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The contemporary neural net resurgence is often traced to Geoffrey Hinton whose work gave rise to convolutional neural networks. Convolution is mathematical treatment of matrices of values; but it can also be understood as simple feature extraction since it’s been used in image processing to find outlines and edges. What the neural nets do (at a very simple level) is find those edges, compare the similarity of those edges in data, then cluster the edges that are similar, apply the filter again, repeat. Essentially building a weighted graph: lines between nodes in a network, thick lines have more weight suggesting connection. Treating any data in this way gives rise to surprising insights. For examples the sentiment or emotion in language can be extracted (for more info: here’s a very brief review I wrote of Socher’s 2014 sentiment treebank).

Recently Google DeepMind labs succeeded in beating a Go master.

And the conceptual roots of these neural nets arises from cybernetics, the idea of a feedback loop, Frank Rosenblatt ( in 1957 proposed single-layer perceptrons which were expanded into multi-layer perceptrons which became neural nets), Gregory Bateson (difference that makes a difference), Grey Walter (early robotic homeostatic machines with sensors and simple feedback elicting complex behavior, see video below), Warren McCulloch and Walter Pitts (synaptic inhibition within networks), W Ross Ashby (information theory), Norbert Weiner and the Macy conferences.

258px-Wiener_Norbert_Cybernetics_or_the_Control_and_Communication_in_the_Animal_and_the_Machine (1)Margeret Boden (whose exhaustive Mind as Machine 2 volume history of cognitive science is the canonical reference for 20th century cybernetic history; at 1452 pages with 134 pages of references, it includes references to all of the major figures) wrote:

Grey Walter’s intriguing tortoises, despite their valve technology and clumsiness, were early versions of what would much later be called Vehicles,38 autonomous agents, situated robots, or animats. They illustrated the emergence of relatively complex motor behaviour—analogous to positive and negative tropisms, goal seeking, perception, learning, and even sociability—out of simple responses guided and stabilized by negative feedback.

 

Electronic Superhighway (2016-1966) at Whitechapel Gallery

“The exhibition title is taken from a term coined in 1974 by South Korean video art pioneer Nam June Paik, who foresaw the potential of global connections through technology.” – Exhibit website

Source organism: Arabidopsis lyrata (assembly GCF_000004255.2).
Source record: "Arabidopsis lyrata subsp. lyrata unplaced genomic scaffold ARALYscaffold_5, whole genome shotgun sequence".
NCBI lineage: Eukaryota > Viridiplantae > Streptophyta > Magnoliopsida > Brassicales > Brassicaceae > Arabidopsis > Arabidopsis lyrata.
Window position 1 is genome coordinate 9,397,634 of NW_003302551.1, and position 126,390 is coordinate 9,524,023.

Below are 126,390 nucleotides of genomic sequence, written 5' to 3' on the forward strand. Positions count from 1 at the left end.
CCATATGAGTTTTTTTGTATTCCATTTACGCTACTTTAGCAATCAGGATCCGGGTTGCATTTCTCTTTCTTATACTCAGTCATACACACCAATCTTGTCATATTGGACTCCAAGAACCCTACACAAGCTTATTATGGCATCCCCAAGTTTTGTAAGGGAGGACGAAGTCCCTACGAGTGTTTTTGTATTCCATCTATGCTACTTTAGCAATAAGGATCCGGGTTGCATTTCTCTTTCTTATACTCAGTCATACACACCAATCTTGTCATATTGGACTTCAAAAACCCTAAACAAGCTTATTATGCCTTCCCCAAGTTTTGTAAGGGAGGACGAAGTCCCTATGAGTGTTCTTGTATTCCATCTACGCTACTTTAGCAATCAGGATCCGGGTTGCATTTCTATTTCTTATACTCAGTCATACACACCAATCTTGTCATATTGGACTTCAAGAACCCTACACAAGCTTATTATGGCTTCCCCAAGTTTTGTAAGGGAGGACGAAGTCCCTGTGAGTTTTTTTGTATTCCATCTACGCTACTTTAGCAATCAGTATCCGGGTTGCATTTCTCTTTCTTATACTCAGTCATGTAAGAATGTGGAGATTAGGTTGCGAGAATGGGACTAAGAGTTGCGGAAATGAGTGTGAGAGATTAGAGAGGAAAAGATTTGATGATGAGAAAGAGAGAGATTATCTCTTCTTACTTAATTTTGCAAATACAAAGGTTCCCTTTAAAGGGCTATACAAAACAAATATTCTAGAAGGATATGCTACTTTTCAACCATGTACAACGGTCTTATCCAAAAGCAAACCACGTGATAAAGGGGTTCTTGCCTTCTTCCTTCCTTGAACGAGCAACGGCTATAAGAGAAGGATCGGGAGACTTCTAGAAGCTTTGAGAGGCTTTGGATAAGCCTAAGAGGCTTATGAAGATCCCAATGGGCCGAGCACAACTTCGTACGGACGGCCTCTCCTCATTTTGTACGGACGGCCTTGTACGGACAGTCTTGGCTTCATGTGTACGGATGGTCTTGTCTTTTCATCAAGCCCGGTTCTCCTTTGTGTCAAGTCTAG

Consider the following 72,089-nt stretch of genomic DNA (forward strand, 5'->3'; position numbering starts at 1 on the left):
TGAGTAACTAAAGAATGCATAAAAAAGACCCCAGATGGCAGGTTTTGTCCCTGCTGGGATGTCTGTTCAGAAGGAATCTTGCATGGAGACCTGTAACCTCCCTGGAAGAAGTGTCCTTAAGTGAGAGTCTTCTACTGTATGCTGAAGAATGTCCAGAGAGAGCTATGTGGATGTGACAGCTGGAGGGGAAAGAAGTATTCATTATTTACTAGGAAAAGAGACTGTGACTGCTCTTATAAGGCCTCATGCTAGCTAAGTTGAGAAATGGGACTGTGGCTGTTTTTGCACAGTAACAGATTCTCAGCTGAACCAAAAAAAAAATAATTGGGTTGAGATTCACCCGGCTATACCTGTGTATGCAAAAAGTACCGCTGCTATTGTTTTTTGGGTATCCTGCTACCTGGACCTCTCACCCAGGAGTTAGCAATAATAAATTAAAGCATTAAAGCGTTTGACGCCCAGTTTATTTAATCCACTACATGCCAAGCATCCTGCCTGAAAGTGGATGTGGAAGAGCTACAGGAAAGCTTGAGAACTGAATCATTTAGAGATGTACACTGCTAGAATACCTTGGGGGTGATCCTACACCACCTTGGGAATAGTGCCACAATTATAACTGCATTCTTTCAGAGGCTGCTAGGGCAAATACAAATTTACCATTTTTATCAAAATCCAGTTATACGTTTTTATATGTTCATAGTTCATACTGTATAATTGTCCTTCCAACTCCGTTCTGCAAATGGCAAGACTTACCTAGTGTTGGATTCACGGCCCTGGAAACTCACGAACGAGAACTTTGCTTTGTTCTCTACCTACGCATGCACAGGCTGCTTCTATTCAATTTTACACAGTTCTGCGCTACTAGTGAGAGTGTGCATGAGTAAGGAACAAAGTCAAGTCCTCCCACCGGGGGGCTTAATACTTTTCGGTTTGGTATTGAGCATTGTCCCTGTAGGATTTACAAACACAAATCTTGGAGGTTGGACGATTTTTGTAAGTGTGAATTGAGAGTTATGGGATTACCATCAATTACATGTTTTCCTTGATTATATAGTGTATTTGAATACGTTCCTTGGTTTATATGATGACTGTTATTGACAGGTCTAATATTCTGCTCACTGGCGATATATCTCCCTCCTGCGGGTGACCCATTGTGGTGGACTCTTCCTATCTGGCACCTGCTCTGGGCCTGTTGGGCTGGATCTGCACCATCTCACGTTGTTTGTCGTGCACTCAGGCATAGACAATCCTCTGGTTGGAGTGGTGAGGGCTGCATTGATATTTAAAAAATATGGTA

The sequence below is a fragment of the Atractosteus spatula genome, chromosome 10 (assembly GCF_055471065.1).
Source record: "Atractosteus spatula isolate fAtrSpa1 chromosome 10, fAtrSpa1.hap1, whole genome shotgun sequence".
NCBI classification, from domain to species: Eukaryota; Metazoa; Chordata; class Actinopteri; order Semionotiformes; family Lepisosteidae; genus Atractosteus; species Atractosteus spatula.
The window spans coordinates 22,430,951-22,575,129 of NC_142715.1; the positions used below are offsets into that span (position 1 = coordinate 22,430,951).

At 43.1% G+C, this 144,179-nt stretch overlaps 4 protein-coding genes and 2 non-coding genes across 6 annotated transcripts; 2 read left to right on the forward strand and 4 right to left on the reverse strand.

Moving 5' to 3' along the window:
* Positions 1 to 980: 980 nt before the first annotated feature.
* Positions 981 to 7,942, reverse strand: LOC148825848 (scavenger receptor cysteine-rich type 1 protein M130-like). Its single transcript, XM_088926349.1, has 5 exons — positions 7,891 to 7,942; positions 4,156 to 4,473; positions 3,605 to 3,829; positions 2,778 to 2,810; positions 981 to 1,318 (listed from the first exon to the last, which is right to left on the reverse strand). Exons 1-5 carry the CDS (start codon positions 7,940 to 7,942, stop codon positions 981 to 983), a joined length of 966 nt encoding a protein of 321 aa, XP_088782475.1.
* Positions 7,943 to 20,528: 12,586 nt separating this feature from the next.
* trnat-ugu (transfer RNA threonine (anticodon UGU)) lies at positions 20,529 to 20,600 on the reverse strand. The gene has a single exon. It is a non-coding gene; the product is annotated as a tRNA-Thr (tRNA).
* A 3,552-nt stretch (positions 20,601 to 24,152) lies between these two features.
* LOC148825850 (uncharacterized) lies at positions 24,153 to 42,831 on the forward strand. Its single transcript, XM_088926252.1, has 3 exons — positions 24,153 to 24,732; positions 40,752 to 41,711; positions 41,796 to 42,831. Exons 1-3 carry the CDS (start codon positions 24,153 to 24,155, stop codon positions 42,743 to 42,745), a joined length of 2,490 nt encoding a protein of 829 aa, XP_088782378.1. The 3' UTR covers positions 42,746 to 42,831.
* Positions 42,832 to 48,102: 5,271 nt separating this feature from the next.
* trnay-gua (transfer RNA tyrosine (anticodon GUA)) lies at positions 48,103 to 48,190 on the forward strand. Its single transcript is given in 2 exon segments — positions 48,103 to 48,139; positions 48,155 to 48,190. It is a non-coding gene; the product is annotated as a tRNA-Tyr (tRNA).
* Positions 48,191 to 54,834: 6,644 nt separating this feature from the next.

“The show—featuring over 100 works by 70 artists—is curated by Omar Kholeif, who flips chronology on its head.” – Review by ArsElectronica

Robin Dunbar: Social Brain Hypothesis (SBH)

Social networks seem to suggest that suddenly due to the internet we can have many friends; more friends means more support. Research suggests the opposite.

Anthropologist Robin Dunbar’s Social Brain Hypothesis (SBH) establishes a “quantitative relationship between group size and brain size”. In other words, our cognitive architecture (brain, body, heart, pores, etc…) limits the number of deep friendships (3-15 people) we can develop simultaneously. We are evolutionary creatures adapted for small clusters (villages of 150-200) immersed in an augmented networked situation.

In 1996, Dunbar wrote an excellent readable book Grooming Gossip and the Evolution of Language which argued that human language was actually a tool for power dynamics between tribe members, thus an aspect of social hierarchy; and that human community sizes are regulated by neocortex size. In 2016 his recently-published research concerns friendships in the era of Facebook; his results confirm his contention that:

…there is a cognitive constraint on the size of social networks that even the communication advantages of online media are unable to overcome…

This limit is thought to arise from a combination of a cognitive constraint (the product of the relationship with neocortex size known as the social brain hypothesis (SBH) [18,23]) and a time constraint associated with the costs of servicing relationships [24,25].

Who would support you in crisis? For many years sociologists have referred to a core support group as a grief/bereavement network; it follows a network typology/topology (which means it has the shape and form of a physical network and obeys similar dynamics). Dunbar distinguishes between “support clique (friends on whom you would depend for emotional/social support in times of crisis) and sympathy group (close friends).” Average is 4.1 for support clique and 13.6 for sympathy group. Dunbar’s research also finds that women have more friends than men, young people have more online friends, and teenagers have much smaller offline communities than adults.